By Kelly Raftery
A few months into my marriage, I asked a question any new bride might ask, “What is your favorite food?” My Kyrgyz husband answered, “Manty with pumpkin.” I believe my response might have been something eloquent and deeply meaningful, along the lines of, “What the heck is that?”
Manty is a potsticker. A lamb potsticker. Steamed, not fried. A dumpling. No more, no less. With my husband’s explanation of dough wrapped around meat in mind, my younger self set off on a Mission to make the Perfect Manty. It was more than food, it was my first real challenge as a wife and I would not let it defeat me.
First off, to make the perfect manty, one must obtain a special piece of equipment–a dumpling steamer–basically a large stockpot topped by layers of metal steaming racks. Next step is the dough. As a new bride, I doggedly pursued making the perfect manty dough from scratch--flour, water, and a bit of salt. The dough should be substantial enough to hold the filling in, yet thin enough to not be chewy or tasty of flour. During an early attempt, my new husband watched his American-brought-up-on-TV-dinners-and-canned-vegetables-wife struggle with the dough, then he abruptly grabbed the rolling pin out of my hands and muttered something along the lines of, “Don’t they teach women anything here?” Apparently, in Kyrgyzstan making and rolling dough of all kinds is a task mastered by every child.
Once dough preparation had been appropriately delegated, we moved onto the filling. Mix together finely chopped lamb, onion, and pumpkin with some salt and pepper. Then center a small amount of lamb and vegetables on a square of dough, seal the edges with water, make the dumpling look pretty by folding the dough into a nice design on top, place on oiled steaming racks over a big pot of boiling water and leave for 45 minutes. There you have it – perfect manty! Except it wasn’t.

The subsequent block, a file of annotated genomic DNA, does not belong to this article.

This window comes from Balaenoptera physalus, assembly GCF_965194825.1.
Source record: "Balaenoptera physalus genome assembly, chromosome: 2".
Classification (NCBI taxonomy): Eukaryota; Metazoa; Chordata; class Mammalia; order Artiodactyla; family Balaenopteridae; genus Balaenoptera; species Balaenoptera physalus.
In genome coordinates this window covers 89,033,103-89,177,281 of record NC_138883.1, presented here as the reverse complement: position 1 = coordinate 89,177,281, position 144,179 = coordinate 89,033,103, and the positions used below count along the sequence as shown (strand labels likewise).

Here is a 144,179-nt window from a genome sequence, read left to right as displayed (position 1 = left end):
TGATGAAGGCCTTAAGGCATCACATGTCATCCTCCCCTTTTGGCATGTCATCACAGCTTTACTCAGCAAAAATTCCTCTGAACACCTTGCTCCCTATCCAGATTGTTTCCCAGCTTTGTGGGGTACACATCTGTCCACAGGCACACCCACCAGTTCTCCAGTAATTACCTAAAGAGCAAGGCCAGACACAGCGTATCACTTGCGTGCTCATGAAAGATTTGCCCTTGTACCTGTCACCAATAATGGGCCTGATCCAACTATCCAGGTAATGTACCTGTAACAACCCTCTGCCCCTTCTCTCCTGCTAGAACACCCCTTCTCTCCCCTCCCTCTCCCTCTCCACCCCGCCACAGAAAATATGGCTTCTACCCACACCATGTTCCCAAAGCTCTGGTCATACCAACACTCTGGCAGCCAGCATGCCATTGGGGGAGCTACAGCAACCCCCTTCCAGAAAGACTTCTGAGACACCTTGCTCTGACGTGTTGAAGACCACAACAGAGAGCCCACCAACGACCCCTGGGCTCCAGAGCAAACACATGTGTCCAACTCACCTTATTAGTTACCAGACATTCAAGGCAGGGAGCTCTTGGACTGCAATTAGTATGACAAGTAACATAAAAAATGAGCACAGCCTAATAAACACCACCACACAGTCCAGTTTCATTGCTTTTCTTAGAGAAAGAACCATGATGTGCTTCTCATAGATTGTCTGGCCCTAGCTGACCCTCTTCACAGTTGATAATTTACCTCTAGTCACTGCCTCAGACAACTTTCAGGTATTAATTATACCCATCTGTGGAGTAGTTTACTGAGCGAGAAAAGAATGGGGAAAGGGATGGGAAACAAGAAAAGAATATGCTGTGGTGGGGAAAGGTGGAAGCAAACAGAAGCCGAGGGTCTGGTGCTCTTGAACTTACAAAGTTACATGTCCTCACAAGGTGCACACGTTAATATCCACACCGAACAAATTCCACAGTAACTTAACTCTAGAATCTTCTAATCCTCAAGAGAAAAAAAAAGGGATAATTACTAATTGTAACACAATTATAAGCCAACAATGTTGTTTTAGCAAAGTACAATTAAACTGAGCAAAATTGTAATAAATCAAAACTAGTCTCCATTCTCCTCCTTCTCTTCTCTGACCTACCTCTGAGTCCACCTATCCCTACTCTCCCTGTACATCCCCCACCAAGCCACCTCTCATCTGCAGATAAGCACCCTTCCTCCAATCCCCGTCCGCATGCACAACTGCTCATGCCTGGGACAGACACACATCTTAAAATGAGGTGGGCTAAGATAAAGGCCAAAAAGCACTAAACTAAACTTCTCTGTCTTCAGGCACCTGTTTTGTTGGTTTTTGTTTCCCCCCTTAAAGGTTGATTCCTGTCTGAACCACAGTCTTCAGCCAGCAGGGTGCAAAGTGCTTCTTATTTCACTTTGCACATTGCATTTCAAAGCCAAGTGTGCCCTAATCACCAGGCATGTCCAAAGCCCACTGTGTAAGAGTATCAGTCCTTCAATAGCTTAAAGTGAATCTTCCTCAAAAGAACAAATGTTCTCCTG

For months, I tried to make the food my husband craved, what reminded him of home and it just never turned out right. The dough was too thick, the filling was just wrong. We bought pumpkin after pumpkin after pumpkin, tried different cuts of lamb. Every weekend for months was filled with experiments in manty-making. I was determined to get it right, even if it killed me and him both. And, while it never went that far, I do remember one batch that resulted in us both doubled over with stomach pain and fighting for the bathroom. Each failed batch of manty seemed to reinforce my own overwhelming feeling of being completely unsuited to being a Kyrgyz wife. My husband, who had left his whole life behind for me, deserved someone who understood his culture and how to roll dough properly.
One day, not far from Embassy Row in Washington, DC, a wise Kyrgyz woman told me the secret, which was both culinary and linguistic. The word tykva in Russian is generally translated as “pumpkin” but it means more than that, it means “squash.” I was trying to make jack ‘o lantern pumpkins into something edible when I really should have been using butternut squash. That afternoon, we passed a farmer’s market and excitedly picked out a suitably curvy and coffee colored specimen for the next batch. The manty filling was right for the first time. Mission successful, first test as wife finally completed, tragedy averted.
There have certainly been refinements over the years – I have stopped trying to make my version look like a proper Kyrgyz dumpling, favoring substance (i.e. taste) over style, I buy wonton wrappers, skipping the rolling pin and we top ours with a totally non-traditional squirt of Siracha sauce.
On chilly autumn afternoons, you will find my husband and me doling teaspoons full of lamb and vegetables into bite-sized pockets of love, our home filling with heavenly-smelling clouds of warm steam. The first batch out of the steamer is devoured in minutes and my husband and son eat manty for every meal until they are gone then plead, “More manty, please!” In our home, love and comfort are measured in manty.